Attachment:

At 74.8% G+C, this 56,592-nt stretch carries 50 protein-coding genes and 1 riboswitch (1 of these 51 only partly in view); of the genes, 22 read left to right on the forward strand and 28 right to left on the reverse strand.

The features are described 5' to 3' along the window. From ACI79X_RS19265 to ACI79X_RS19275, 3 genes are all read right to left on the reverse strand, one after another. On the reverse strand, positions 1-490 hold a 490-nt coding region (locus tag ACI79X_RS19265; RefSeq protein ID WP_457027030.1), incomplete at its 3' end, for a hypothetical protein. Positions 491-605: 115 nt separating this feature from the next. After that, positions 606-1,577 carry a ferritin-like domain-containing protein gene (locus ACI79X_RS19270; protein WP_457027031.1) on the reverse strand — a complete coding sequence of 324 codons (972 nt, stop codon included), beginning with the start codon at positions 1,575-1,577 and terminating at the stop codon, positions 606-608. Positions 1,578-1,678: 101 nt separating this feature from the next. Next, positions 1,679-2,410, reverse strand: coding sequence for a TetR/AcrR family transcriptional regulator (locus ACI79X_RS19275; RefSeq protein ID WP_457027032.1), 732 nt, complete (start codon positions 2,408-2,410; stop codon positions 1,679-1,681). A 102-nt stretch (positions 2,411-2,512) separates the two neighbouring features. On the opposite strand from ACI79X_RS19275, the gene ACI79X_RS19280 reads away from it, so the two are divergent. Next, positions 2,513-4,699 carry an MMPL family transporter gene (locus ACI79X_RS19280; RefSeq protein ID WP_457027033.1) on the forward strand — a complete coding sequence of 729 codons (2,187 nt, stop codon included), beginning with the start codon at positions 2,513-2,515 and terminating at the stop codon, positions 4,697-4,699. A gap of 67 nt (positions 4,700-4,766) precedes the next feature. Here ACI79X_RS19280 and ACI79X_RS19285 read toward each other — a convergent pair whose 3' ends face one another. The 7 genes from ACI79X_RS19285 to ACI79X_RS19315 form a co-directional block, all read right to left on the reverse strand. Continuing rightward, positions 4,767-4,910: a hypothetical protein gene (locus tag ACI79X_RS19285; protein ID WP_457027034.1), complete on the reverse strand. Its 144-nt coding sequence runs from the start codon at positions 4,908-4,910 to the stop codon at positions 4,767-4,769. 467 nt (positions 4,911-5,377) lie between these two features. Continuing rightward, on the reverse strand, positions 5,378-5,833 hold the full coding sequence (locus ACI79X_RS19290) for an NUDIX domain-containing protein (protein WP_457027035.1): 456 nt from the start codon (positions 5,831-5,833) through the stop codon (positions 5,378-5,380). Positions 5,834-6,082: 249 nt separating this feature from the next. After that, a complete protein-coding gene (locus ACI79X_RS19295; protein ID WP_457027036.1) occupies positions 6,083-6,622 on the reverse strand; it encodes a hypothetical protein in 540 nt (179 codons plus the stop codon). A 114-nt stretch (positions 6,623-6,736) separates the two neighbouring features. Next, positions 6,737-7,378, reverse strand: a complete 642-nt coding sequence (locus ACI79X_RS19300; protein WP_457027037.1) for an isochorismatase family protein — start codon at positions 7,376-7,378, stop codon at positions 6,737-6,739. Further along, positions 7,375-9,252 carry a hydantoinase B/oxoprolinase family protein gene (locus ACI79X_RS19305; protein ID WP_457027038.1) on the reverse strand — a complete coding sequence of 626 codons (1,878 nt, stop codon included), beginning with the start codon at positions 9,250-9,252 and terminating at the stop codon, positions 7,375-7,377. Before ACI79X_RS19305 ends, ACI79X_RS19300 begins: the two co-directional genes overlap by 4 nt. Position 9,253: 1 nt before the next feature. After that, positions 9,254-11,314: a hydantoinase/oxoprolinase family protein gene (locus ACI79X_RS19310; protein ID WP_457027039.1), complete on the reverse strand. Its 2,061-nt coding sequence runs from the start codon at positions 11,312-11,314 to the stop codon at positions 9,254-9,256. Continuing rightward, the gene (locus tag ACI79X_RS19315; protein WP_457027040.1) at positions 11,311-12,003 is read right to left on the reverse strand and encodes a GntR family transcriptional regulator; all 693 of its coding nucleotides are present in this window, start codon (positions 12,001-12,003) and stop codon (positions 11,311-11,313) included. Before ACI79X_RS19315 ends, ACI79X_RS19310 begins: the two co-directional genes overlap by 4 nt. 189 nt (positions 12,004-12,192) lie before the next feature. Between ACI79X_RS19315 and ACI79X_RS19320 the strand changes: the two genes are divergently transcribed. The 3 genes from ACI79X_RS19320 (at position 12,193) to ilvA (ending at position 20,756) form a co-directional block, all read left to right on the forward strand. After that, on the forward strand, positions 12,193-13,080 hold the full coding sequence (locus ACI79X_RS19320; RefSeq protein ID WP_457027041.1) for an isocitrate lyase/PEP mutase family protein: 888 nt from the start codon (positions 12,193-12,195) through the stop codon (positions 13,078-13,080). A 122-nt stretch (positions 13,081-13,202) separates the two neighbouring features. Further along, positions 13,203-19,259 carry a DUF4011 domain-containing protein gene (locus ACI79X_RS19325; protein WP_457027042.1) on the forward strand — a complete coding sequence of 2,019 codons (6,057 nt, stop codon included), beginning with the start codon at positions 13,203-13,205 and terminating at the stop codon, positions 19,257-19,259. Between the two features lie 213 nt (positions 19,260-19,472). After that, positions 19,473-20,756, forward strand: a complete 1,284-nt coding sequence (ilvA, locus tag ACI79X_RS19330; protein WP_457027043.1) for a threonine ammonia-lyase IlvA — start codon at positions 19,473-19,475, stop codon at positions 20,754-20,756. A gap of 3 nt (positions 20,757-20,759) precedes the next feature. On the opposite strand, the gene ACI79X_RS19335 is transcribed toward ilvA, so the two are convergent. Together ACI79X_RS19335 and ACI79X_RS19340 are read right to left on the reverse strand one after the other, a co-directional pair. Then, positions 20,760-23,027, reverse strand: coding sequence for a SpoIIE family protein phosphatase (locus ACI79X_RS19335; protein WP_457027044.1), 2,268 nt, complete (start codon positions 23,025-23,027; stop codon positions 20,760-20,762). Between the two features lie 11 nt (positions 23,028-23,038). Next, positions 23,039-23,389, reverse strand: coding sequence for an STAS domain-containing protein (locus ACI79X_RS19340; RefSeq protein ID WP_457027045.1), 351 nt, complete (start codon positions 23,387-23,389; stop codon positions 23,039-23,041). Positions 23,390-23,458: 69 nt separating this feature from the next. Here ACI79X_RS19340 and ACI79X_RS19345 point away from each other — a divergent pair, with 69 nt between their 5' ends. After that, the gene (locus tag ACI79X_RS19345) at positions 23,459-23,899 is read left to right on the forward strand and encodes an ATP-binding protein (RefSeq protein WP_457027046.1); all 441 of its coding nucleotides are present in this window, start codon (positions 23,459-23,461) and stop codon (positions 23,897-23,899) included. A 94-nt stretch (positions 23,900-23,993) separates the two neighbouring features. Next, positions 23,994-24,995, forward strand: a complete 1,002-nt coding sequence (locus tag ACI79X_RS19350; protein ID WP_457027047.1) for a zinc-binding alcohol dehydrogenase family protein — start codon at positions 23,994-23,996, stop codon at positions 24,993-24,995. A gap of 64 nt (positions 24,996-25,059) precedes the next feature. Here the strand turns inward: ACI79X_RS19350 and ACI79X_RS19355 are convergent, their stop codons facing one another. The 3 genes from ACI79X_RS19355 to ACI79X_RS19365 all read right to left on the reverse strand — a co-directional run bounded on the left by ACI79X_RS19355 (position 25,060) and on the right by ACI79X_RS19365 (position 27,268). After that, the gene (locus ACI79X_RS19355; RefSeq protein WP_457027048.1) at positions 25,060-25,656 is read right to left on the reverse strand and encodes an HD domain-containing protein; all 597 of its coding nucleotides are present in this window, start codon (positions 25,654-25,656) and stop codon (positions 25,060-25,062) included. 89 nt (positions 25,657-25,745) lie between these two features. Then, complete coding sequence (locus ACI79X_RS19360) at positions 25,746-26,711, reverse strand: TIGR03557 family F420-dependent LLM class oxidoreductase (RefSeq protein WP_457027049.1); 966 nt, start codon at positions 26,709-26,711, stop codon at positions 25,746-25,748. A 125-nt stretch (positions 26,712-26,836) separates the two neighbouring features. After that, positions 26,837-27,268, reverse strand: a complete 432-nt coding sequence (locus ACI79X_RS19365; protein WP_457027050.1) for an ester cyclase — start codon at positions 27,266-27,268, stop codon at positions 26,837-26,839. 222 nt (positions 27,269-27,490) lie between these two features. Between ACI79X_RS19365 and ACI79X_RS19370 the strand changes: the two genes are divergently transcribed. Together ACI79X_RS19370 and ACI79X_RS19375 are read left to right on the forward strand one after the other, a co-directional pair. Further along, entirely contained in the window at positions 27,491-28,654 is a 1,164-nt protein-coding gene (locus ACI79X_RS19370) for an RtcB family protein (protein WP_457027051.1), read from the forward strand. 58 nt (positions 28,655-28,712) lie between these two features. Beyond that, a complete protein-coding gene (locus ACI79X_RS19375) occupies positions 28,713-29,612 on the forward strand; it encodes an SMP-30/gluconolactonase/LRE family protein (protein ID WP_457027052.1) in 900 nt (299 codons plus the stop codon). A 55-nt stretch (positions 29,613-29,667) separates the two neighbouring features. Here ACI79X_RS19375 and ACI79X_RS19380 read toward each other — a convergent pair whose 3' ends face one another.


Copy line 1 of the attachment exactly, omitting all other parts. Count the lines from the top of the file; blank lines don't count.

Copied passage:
At 74.8% G+C, this 56,592-nt stretch carries 50 protein-coding genes and 1 riboswitch (1 of these 51 only partly in view); of the genes, 22 read left to right on the forward strand and 28 right to left on the reverse strand.